» Subscribe Today!
The Power of Information
The Ledger - EST. 1978 - Nashville Edition
Skip Navigation LinksHome > Article
VOL. 35 | NO. 39 | Friday, September 30, 2011

Zoning change lifts Bellevue’s spirits

Competition spurs innovation as liquor stores tap into market in which retail sales had been banned

By Vince Troia

Print | Front Page | Email this story

Jules O’Connell talks wine with a customer during this week’s wine tasting at Iroquois Wine & Spirits. Weekly tastings are a feature of the shop, one of three new liquor stores in Bellevue.

-- Photo: Lyle Graves, Nashville Ledger

The 49-year drought of no liquor stores in Bellevue may be over, but the battle for liquor-store customers is only just beginning.

New liquor store owners – all three seemingly unconcerned about the string of shuttered Bellevue businesses, including Bellevue Center mall – are celebrating the successes of their grand openings.

Despite some tough economic times, the proprietors are spending freely on amenities, advertising and special events targeting Bellevue folks who are likely keeping tighter grips on their cash these days.

It makes for lively competition between the shops, all within a mile and a-half of each other. It also begs the question: Can Bellevue support all three?

“The market will bear it out,” says second-term Metro Councilman Bo Mitchell, who played a role in annexing land that made it possible to establish liquor stores in Bellevue. “Look, when I first became a councilman, there were three things Bellevue residents said they wanted – a new library, the mall back and a liquor store – and not necessarily in that order.”

Mitchell says the financial health of Boulevard Wine & Spirits, Iroquois Wine & Spirits and RED Spirits/Wine primarily depends on the marketing and customer-service philosophy of the individual businesses, as well as understanding Bellevue’s changing demographics.

“The community’s changed,” Mitchell adds. “New homes and a growing college-educated and diverse population has changed the dynamics.” Translation: No longer is it just young apartment dwellers, or active seniors, or longtime blue-collar neighborhoods that define Bellevue.

Metro residents, who might see Bellevue only as the community with the “ghost town” mall, might view these ventures as ill-timed. However, there is recent Bellevue history on the side of these new businesses. Denizens of this southwest Davidson community have over the last two decades shown a propensity to reject retail businesses in general with one exception: If the goods can be consumed, Bellevuers will buy.

In the early 1990s, the area boasted a slew of well-known and successful stores, including Gap, Ann Taylor, Haverty’s, Williams-Sonoma, Abercrombie & Fitch, Charter Club, Disney Store, Circuit City, Home Depot, Banana Republic, Eddie Bauer, Toys R Us and Victoria’s Secret. Of that list, only Home Depot and Toys R Us remain.

However, over the same period, restaurants (mostly fast food), pharmacies, bars and take-out joints have grown like kudzu in Bellevue. So, on the surface, it appears liquor stores are ripe for success in the land of approximately 40,000 food-and-drink aficionados.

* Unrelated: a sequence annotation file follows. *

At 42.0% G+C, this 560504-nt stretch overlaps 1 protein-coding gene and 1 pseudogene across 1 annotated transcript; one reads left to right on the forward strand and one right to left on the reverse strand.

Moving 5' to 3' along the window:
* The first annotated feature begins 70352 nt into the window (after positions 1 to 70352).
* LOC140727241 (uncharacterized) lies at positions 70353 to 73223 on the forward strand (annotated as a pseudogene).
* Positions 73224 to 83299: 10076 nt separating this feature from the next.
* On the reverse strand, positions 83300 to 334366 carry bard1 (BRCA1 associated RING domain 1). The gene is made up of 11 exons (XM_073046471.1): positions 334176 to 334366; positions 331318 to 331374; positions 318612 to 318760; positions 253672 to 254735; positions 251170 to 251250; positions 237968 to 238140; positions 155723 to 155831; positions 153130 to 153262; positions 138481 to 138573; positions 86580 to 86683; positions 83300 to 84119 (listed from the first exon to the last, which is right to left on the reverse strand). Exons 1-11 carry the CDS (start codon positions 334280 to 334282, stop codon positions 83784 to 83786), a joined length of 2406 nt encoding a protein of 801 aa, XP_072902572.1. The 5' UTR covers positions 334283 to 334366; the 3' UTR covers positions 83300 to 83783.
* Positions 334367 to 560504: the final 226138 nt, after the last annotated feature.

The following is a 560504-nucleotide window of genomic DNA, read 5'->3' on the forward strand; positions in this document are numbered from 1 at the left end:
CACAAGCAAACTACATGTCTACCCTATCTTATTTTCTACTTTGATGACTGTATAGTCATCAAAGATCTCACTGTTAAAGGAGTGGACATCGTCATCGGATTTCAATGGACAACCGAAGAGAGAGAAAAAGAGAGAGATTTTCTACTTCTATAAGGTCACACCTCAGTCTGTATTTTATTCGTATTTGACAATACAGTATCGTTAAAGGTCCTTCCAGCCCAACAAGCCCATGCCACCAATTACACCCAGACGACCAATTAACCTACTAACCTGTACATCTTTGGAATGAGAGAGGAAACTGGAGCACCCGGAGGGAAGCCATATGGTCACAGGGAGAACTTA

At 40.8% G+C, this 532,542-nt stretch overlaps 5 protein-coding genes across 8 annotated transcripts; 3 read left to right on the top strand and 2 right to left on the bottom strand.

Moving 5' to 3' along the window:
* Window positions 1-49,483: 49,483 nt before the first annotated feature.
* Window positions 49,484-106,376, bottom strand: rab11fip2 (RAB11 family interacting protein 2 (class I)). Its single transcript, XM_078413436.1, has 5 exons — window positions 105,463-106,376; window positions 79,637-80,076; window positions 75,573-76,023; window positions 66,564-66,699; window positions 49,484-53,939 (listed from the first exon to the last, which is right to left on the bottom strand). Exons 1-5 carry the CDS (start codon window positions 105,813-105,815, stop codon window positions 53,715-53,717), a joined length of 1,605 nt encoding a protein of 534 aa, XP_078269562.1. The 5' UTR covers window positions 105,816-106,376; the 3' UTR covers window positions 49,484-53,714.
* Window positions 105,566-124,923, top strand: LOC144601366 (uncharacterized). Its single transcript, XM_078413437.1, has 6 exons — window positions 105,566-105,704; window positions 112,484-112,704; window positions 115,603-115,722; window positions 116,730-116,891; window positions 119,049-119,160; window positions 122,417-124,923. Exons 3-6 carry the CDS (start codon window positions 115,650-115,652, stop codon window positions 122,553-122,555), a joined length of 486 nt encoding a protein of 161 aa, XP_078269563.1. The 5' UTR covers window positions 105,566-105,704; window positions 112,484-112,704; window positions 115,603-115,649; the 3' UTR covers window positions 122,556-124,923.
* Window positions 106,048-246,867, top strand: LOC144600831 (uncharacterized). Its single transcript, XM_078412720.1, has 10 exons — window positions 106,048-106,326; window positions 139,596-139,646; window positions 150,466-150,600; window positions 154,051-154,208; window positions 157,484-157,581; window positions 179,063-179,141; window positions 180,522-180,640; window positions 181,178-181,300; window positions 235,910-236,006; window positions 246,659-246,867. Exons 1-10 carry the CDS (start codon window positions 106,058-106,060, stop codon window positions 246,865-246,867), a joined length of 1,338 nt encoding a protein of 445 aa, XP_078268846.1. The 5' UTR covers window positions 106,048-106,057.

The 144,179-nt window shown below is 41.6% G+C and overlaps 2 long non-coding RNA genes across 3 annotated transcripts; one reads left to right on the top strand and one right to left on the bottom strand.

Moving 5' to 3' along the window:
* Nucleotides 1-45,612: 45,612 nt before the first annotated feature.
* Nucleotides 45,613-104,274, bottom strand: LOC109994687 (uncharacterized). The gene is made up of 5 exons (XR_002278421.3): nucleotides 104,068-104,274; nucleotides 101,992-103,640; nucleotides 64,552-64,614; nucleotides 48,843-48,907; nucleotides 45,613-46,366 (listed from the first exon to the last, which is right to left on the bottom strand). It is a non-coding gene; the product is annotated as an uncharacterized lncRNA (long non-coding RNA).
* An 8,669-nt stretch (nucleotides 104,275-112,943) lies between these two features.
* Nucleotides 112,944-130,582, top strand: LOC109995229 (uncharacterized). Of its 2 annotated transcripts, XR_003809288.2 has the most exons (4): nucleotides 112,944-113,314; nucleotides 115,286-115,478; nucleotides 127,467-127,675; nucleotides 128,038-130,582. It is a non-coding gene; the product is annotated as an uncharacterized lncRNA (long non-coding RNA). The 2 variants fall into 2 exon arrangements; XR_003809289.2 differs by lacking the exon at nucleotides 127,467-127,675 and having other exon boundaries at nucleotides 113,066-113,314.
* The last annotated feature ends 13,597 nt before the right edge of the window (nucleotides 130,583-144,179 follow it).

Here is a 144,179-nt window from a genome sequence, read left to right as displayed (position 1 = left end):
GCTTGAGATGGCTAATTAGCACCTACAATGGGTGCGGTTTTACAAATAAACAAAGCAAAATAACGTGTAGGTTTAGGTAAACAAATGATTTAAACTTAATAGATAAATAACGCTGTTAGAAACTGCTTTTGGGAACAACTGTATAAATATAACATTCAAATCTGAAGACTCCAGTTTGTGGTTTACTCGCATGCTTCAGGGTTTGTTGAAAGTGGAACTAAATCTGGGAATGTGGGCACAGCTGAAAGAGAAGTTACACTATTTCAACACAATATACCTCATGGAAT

One in particular, RED Spirits/Wine, seems to be pulling out all the stops. For starters, RED has been promoting its dedicated wine-tasting station built around individually mounted iPads that allow customers to check ratings, food pairings, or print specialty drink recipes for the wine of their choice.

The stylish interior of the 10,000-square-foot “superstore” contains one of the only instant wine chillers in Tennessee, giving customer the ability to purchase a bottle of wine off the shelf and have it chilled in less than four minutes.

RED is branding itself creatively, as well, with a fiery logo and full-page color advertisements that seem to beckon the more sophisticated client.

“We view RED as more than just a wine and spirits store,” says Ed Fryer, store operator.

That’s in contrast to the philosophy at Iroquois Wine and Spirits, which has set up shop directly across Highway 70 South from RED.

“I look at (Iroquois) as a customer-service business – that’s the primary focus,” Ernie Paquette, Iroquois’ general manager, says while surveying his well-lighted, more traditionally designed 5,400-square-foot space. “We pride ourselves on being knowledgeable about our inventory, but there are no wine snobs working here.”

Iroquois promotional material touts weekly wine tasting events, the shop’s stately oak front counter, and a vodka display that surrounds an authentic Russian motorcycle and sidecar.

Will it really take iPads, instant wine chillers or Russian motorcycles to sell wine in Bellevue?

B.J. Francescon doesn’t think so. The closest thing to a promotional tool in the Boulevard Wine & Spirits shop he runs is the full-sized white Styrofoam statue of Jack Daniels.

“We’re about customer service and treating every one who comes in like friends or family,” says Francescon, the shop’s general manager. That’s practiced as well as preached, he says, since his father, Stephen, owns the store and cousins and friends work there.

Boulevard Wine and Spirits

600 Old Hickory Blvd., Suite 106
(Tolbert Place Shopping Center, near I-40, across from Sam’s Club)
Owner: Stephen Francescon, Sr.
General manager: B.J. Francescon
Size: 3,000 square feet
Official opening: July 1, 2011
Hours: 9 a.m.-10 p.m. Mon-Thur, 11 p.m. Fri/Sat
Phone: 457-1257
Website: [pending]
NOTES: Family-owned and operated. Opened more than two months before the competition.

Iroquois Wine and Spirits

7063 Highway 70 South at Old Hickory Boulevard
(Kroger shopping center, next to Dalton’s Grill)
Owner: Mary Thomas
General manager: Ernie Paquette
Asst. manager: Gus Bellos
Size: 5,400 square foot
Official opening: Sept. 12, 2011
Hours: 9 a.m.-10 p.m. Mon-Thur, 11 p.m. Fri/Sat
Store phone: 662-WINE
Website: iroquoiswineandspirits.com
NOTES: Boasting more than 70 years of experience, the staff at Iroquois includes Gus Bellos, a local icon who ran West Meade Liquors for 18 years.

RED Spirits/Wine

7066 Highway 70 South at Old Hickory Boulevard
(Belle Forest Shopping Center, former Rite Aid site)